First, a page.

Sydney City Skywatchers

Sydney City Skywatchers is a friendly astronomy group for locals
Meetings: 6:30pm till about 8:30pm, first Monday of the month at Sydney Observatory.
Founded in 1895, this is the second oldest operating astronomical group in Australia. We encourage new members and no experience is necessary!  The group provides an opportunity for those interested in astronomy to share and broaden their interest in the sky. People at all levels are catered for – from beginners to serious amateur astronomers. Whether you want to listen to a lecture, present your own findings or discuss serious observing through a telescope, this is the club for you. Meetings are held on the first Monday of most months and usually begin with a guest speaker, followed by brief reports on solar activity and other astronomical observations made during the month by club members. Some meetings are dedicated to telescope viewing. There is a charge to cover the cost of a light supper – $2 for members; $5 for non-members. Bookings are not required. Meetings conclude around 8:30pm.

Annual membership is $40 for lots of great benefits ($65 for family membership).Non-members are welcome to attend two meetings before deciding whether to become a member. You can join Sydney City Skywatchers on the evening or take home a membership form.

NEXT MEETING: Monday 3 November 2014

TOPIC: Search for Water on Extra Solar Planets by Using Polarized Light by Dr Lucyna Kedziora-Chudczer, UNSW.

Skywatcher Presenter

Dr Lucyna Chudczer. Image courtesy UNSW.

Time: 6:30pm
Place: Sydney Observatory ‘Discovery Room’

Water is an essential ingredient of life on Earth. If water in liquid form is detected on any extra solar planet, this will open an exciting possibility that life similar to our own can be present there. We can detect water in gaseous form by observations of its absorption bands in optical and infrared planetary spectra. However the existence of liquid water can only be confirmed by polarimetry measurements.
Stellar light reflected from planetary surfaces and atmospheres is linearly polarised, in contrast with the typically unpolarised stellar light. Therefore polarization signal from the planet can be detected in combined, stellar and planetary light. I will describe the physical effects that could be detected with sensitive polarimeters, and ultimately to reveal the existence of liquid water on exoplanets. At the UNSW we have have built such a cutting-edge polarimeter and started testing it at the 3.9m Anglo-Australian Telecope (AAT) at Siding Spring Observatory.

Our presenter: Dr Lucyna Kedziora-Chudczer is a Postdoctoral Fellow at the University of New South Wales. After completing her PhD on the radio variability of Active Galactic Nuclei at the University of Sydney in 1999, she became the AAO/ATNF Research Fellow at the Anglo Australian Observatory studying polarization properties and monitoring the intraday variable quasars. In 2003 she moved to the University of Sydney, where she was offered a position of the Harry Messel Research Fellow, and continued her work on both the polarization of compact radio sources and properties of our local Galactic Interstellar Medium. During this time, she also taught undergraduate courses and mentored the PhD students. In 2009 she accepted a Postdoctoral Fellowship at the UNSW in the area of planetary and exo-planetary research. She is a member of the Australian Centre for Astrobiology. Her interests include the spectroscopy and polarimetry observations of exoplanets, as well as the modelling of planetary atmospheres. She is also involved in the design and construction of the High Precision Polarimetric Instrument (HIPPI) that was commissioned at the AAT telescope this year. Use this link to find out more.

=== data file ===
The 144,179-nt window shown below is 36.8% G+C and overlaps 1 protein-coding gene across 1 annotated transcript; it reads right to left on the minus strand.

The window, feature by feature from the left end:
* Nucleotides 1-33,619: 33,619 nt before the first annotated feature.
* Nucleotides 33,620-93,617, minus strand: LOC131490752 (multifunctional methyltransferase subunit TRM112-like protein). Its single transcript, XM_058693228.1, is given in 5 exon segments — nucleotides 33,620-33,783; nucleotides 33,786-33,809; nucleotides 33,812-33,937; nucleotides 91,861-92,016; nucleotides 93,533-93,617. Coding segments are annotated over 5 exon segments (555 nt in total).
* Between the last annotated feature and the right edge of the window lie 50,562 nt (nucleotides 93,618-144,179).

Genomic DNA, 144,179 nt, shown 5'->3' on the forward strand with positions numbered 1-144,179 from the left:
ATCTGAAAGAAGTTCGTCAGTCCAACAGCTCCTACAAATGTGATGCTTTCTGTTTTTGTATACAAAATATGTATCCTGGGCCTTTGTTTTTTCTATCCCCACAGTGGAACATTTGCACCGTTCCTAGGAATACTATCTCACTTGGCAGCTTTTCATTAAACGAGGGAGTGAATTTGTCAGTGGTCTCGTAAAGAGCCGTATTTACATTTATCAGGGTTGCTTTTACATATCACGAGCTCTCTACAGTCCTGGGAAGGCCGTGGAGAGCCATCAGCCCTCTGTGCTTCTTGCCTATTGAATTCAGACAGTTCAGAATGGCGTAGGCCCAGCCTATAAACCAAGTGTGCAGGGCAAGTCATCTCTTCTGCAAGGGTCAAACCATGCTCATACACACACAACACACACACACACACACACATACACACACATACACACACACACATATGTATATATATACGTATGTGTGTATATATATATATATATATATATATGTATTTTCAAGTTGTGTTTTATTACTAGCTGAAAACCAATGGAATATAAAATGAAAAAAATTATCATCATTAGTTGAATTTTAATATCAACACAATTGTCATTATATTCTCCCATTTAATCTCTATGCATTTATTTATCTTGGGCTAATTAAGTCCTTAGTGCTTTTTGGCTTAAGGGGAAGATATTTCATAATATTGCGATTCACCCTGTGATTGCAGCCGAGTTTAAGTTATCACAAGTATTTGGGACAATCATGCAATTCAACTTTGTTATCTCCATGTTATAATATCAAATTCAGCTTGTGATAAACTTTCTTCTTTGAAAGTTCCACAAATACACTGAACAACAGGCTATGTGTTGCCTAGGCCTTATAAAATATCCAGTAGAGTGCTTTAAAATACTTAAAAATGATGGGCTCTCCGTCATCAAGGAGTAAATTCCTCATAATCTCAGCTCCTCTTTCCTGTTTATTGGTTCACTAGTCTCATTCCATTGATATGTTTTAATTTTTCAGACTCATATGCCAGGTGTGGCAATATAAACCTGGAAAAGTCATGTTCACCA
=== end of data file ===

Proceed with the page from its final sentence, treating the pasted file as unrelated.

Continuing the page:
OCTOBER 2014: Total Lunar Eclipse: an observing event on the night of the eclipse
SEPTEMBER 2014: What shape is the universe? A presentation by John Webb
John WebbJohn Webb leads the observational work at UNSW using high resolution spectroscopy of quasars to search for variations in the fundamental constants of Nature.

New observations are hinting at departures from standard cosmology. It is possible that the so-called “Cosmological Principle”
is only a good approximation to reality and that the universe may be more complex (and even more interesting) than previously thought.
John will summarise recent observations and describe how we might confirm (or refute) these ideas with more data from the world’s best observatories.



W. J. MacDonnell's observatory in Mosman, c 1907

From left: William John Macdonnell, Mrs Macdonnell, Nathanial Basnett and G. D Hirst in front of Macdonnell’s private observatory in Mosman, c.1907. He was a leading member of the NSW branch of the British Astronomical Association – a forerunner of the Sydney City Skywatchers.